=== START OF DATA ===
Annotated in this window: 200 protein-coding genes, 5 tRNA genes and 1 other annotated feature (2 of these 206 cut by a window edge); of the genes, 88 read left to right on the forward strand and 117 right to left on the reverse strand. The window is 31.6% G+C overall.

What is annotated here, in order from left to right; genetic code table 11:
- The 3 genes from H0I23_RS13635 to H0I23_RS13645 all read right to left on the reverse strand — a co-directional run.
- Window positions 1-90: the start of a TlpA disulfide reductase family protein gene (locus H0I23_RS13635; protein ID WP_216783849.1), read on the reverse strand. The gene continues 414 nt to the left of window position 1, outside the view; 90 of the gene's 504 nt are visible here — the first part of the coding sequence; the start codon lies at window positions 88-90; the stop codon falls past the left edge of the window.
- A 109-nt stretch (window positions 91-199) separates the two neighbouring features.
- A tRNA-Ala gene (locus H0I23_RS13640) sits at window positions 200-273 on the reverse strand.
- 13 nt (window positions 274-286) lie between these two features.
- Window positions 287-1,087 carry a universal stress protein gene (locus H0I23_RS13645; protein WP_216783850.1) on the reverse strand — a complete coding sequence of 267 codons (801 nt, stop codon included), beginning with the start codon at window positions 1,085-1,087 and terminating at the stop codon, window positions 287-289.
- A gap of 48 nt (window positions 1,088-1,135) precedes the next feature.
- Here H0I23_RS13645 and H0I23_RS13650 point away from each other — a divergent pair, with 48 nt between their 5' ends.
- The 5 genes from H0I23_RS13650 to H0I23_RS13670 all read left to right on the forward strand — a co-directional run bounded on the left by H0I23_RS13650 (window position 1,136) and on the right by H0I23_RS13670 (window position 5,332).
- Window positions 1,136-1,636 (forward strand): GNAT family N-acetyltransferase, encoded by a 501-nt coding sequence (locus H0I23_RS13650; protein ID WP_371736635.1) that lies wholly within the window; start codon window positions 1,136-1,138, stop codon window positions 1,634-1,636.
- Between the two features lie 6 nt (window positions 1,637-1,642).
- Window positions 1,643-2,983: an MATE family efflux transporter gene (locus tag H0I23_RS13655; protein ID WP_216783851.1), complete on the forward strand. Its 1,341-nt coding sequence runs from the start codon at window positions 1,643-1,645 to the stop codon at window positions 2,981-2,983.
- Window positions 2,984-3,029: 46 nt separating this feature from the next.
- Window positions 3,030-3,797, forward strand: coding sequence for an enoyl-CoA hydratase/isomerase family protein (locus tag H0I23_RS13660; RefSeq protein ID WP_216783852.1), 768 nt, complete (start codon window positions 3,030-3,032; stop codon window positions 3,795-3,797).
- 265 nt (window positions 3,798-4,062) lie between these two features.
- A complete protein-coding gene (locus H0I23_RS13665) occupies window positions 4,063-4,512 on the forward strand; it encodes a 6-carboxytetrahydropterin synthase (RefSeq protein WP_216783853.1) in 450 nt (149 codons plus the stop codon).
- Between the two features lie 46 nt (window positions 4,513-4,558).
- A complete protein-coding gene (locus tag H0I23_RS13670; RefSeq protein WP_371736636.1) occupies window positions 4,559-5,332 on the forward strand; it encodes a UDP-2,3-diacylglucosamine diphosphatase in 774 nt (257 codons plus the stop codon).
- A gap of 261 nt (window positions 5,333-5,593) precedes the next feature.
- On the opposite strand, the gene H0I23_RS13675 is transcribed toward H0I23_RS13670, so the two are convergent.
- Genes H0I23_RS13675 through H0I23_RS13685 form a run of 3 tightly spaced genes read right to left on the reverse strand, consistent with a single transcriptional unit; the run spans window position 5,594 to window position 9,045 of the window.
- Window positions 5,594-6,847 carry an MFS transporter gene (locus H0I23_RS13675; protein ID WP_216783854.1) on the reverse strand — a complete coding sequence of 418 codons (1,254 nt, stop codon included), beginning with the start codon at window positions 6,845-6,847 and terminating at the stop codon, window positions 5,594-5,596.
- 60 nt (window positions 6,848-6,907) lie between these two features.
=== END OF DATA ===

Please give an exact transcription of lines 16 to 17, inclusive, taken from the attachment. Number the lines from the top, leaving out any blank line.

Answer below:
- Window positions 3,030-3,797, forward strand: coding sequence for an enoyl-CoA hydratase/isomerase family protein (locus tag H0I23_RS13660; RefSeq protein ID WP_216783852.1), 768 nt, complete (start codon window positions 3,030-3,032; stop codon window positions 3,795-3,797).
- 265 nt (window positions 3,798-4,062) lie between these two features.